Lőrinc Mészáros, friend of Viktor Orbán, is a financial genius

I have collected an enormous database on Hungarian politics in the last few years, and my folder on Lőrinc Mészáros–businessman, mayor of Felcsút, and CEO of the Ferenc Puskás Academy–is bulging with articles. The very first one I kept was “Scandal in Felcsút,” which reported that Mészáros and his extended family had received more than 600 hectares of land in the village of Kajászó, 18 km from Felcsút, while none of the locals received even one cm².

Felcsút has come to symbolize everything that is rotten in Orbanistan. It is a typical Hungarian village with a population of about 3,000 where Hungary’s prime minister, who grew up there, first established a football academy because after all this is his hobby and then spent a great deal of money that should have gone into the general budget on a luxurious football stadium with a seating capacity of 3,500 right next door to his weekend house. As for Mészáros, the media became aware of his existence and importance only in the fall of 2010 when, as Orbán’s candidate for mayor of the village, he lost by a few votes against an independent candidate. The lord of Felcsút, Viktor Orbán, couldn’t live with such a situation, so his “friends” on the town council with the assistance of an amendment to the town’s electoral law disqualified Mészáros’s opponent. The election had to be repeated, and naturally Mészáros won.

Why is Lőrinc Mészáros so important to Viktor Orbán? This is what the Demokratikus Koalíció (DK) wanted to know this summer. Specifically, Zsolt Gréczy, the spokesman of the party, was interested in finding out how much of Mészáros’s by now fabulous wealth is his and how much of it actually belongs to Viktor Orbán. This is a legitimate question to which not only DK would like to have an answer. By now, I’m pretty certain that almost everybody who follows the news and is familiar with Lőrinc Mészáros’s name is convinced that the former pipe fitter is the prime minister’s front man or, in Hungarian/German, stróman/Strohmann. From owning a one-man car repair shop to being a billionaire in three years is no mean feat. Mészáros’s explanation is simple enough: he must attribute his financial success “to God, to luck, and to Viktor Orbán.” I think we can discard God from the equation and focus instead on the role of Viktor Orbán.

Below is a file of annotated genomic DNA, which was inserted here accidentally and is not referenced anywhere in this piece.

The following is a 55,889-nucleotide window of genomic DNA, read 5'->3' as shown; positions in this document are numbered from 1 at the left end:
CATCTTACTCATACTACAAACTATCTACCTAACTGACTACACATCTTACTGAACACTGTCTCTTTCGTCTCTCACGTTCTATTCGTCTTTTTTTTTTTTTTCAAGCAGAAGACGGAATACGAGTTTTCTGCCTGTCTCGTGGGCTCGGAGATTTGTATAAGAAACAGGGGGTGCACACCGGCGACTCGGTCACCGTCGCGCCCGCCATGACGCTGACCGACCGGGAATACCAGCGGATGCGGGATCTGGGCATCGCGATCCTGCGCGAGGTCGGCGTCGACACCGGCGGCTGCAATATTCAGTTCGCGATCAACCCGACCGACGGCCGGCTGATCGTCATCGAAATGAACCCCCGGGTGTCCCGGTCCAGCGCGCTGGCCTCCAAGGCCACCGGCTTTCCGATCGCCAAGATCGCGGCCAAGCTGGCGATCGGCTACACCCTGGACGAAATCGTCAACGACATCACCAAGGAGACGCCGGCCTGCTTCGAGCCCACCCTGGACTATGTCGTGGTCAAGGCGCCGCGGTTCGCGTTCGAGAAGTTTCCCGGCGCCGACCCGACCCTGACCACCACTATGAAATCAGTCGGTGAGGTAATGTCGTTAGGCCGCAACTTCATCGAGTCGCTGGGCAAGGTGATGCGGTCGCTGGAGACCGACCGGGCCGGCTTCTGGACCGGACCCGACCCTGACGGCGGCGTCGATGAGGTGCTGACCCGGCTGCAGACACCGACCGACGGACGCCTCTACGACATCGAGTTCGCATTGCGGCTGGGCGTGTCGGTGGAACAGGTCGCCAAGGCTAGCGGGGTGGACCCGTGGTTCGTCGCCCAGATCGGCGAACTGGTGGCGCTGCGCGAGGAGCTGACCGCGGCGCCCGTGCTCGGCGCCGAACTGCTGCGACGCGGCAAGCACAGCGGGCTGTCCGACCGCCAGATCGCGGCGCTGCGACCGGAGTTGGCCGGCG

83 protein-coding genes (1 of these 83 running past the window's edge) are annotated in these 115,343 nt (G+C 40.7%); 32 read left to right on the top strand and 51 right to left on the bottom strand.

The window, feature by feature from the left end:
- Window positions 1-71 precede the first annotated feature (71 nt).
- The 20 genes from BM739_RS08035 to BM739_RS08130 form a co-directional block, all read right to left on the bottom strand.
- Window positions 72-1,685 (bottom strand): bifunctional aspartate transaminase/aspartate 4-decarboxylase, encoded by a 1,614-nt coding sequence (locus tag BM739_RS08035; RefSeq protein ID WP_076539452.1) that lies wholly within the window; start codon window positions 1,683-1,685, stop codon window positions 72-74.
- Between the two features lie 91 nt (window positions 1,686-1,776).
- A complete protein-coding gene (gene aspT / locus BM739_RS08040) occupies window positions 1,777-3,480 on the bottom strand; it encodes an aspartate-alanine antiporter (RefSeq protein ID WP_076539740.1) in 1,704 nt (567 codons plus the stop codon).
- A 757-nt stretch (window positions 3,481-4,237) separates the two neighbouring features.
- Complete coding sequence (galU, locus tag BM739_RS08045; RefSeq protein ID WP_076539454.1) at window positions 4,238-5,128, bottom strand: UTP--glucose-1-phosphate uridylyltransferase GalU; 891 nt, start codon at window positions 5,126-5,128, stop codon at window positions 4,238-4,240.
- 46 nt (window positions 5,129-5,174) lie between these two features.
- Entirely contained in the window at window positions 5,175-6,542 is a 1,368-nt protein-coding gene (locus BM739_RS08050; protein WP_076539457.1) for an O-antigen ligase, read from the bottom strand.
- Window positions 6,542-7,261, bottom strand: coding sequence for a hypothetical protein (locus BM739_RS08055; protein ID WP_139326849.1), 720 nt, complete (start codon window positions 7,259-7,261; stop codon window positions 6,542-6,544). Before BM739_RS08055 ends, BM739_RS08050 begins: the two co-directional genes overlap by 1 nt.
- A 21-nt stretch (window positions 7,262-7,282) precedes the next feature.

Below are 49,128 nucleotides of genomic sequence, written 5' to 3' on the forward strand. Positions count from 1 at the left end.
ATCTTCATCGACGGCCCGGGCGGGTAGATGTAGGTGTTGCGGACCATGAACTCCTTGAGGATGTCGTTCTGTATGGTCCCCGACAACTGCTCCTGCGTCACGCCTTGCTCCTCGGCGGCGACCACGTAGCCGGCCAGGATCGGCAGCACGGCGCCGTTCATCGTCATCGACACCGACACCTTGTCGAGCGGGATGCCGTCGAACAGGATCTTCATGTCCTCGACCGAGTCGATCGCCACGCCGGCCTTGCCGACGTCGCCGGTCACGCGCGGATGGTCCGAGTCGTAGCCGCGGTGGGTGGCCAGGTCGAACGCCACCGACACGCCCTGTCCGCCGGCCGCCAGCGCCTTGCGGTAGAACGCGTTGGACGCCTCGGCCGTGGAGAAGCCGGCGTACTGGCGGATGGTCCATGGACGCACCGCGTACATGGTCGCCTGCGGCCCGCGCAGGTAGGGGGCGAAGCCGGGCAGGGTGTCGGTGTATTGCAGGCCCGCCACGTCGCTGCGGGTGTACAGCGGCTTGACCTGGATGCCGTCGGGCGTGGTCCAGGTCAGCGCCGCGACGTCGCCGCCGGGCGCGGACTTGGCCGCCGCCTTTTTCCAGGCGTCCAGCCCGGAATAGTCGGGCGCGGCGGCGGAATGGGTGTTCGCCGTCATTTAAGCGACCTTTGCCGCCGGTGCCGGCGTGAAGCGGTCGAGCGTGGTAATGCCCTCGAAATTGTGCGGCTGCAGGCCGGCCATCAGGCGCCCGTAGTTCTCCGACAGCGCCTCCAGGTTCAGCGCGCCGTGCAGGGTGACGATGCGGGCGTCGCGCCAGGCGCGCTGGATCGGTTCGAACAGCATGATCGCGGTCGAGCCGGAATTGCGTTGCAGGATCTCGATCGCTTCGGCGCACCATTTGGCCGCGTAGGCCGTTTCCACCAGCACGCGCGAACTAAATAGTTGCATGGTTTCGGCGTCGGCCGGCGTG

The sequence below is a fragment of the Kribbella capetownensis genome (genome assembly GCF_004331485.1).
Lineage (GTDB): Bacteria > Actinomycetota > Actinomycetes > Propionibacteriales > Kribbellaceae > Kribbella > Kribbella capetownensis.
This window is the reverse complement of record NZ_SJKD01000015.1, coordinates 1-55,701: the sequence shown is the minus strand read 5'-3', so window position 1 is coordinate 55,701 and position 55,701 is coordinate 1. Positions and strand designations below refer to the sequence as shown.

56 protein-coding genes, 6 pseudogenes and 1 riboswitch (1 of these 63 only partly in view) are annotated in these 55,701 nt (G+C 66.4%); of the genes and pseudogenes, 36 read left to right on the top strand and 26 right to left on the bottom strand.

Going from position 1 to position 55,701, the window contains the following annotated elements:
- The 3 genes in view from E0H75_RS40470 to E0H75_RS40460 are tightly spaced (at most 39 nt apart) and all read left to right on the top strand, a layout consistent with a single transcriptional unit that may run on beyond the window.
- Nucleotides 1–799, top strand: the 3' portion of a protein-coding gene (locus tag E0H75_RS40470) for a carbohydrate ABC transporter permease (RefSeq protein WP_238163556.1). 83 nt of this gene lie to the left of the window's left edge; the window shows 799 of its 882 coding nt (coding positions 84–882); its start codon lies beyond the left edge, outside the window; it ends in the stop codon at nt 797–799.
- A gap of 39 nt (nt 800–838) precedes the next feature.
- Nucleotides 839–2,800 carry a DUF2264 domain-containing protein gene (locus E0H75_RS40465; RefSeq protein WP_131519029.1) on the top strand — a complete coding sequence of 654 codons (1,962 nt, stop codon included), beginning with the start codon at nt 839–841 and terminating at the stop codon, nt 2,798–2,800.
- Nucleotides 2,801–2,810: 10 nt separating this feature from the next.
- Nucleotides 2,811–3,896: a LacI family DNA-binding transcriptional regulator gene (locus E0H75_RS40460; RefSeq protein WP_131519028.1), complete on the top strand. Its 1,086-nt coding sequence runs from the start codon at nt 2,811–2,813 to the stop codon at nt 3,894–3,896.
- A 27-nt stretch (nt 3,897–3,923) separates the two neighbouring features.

Mészáros and his wife established a company called Mészáros és Mészáros (M & M) in 2001, which was barely profitable until in 2011 government orders started pouring in. In 2010 the company grossed 900 million forints; by 2013 the dividends the couple received from their company totaled 1,266 billion forints. The business was flourishing: every year M & M doubled its revenues. In 2013 they took in 10 billion forints.

M & M is a construction business and Mészáros, the CEO of the Puskás Academy, couldn’t find a better company to build the new Pancho Stadium in Felcsút than–you guessed it–M & M. Such an arrangement couldn’t have been made without the blessing of Viktor Orbán, the true “owner” of that football academy as well as the stadium. After all, it was his foundation with his meager contribution of 100,000 forints more than a decade ago that created the whole complex in his childhood village.

The 600 hectares the Mészároses received–because the talented Mr. Mészáros is not only a politician, CEO of a soccer academy, and head of a construction company but a farmer as well–cost them nothing. Larger tracts of land owned by the state were leased to people with Fidesz connections. These parcels will most likely end up as the lessees’ very own after twenty years. In addition, the European Union farm subsidies afford the lessees a handsome yearly income. The extended Mészáros family was also the beneficiary of several tobacco concessions. Mészáros’s brother opened five tobacco shops in key locations: in District II in Budapest as well as in Szeged and Kecskemét.

In February of this year we learned about a 7.4 million forint government subsidy that Mészáros had received in 2013 for his pig farm. HVG claimed to know that Mészáros already had 1,000 pigs and that in fact he was selling pork to supermarket chains. The problem was that nary a single Mészáros pig could be found anywhere. The Agricultural Ministry normally gives farmers 2,150 forints per pig, which in Mészáros’s case would have assumed an animal farm of about 3,400 pigs. Needless to say, there were a lot of jokes about the lost pigs in the Hungarian media. Well, a month ago Mészáros’s mangalica farm was officially opened and the ribbon cut in Viktor Orbán’s presence. I have to assume that Mészáros received the 7.4 million forints before he had even one pig. Moreover, the farm he opened is capable of housing only 200 pigs. Something is very wrong here. As it usually is when it comes to Mészáros’s affairs.

Meszaros2

Lőrinc Mészáros’s dividends in billions

Atlatszo.hu tried its best to find out the details of Mészáros’s finances. But although he as an elected official has to make a yearly financial statement which is public, the mayor of Felcsút refused to allow the investigative journalist Katalin Erdélyi to take a look at it. Eventually, however, Mészáros was forced to oblige. According to his statement, he had 400 million in the bank and 20 million in cash, he received 943 million in dividends from his various companies, and he owned a 2008 Audi 5. Details of his real estate holdings and yearly income can be seen on 444.hu.

A few days later, however, several internet sites reported that a few items were omitted from Mészáros’s financial statement. For example, a luxury villa with a spectacular view in Tihany. But that was  nothing in comparison to the discovery by RTL Klub that Mészáros “forgot” to mention 1.27 billion forints worth of dividends in his latest financial statement. He himself phoned RTL Klub to “clarify” the situation.

Recall Bálint Magyar’s characterization of a “stróman” as someone who, instead of reinvesting his profits in his company, takes out enormous sums of money in the form of dividends. In such a case the real business of the company is money laundering.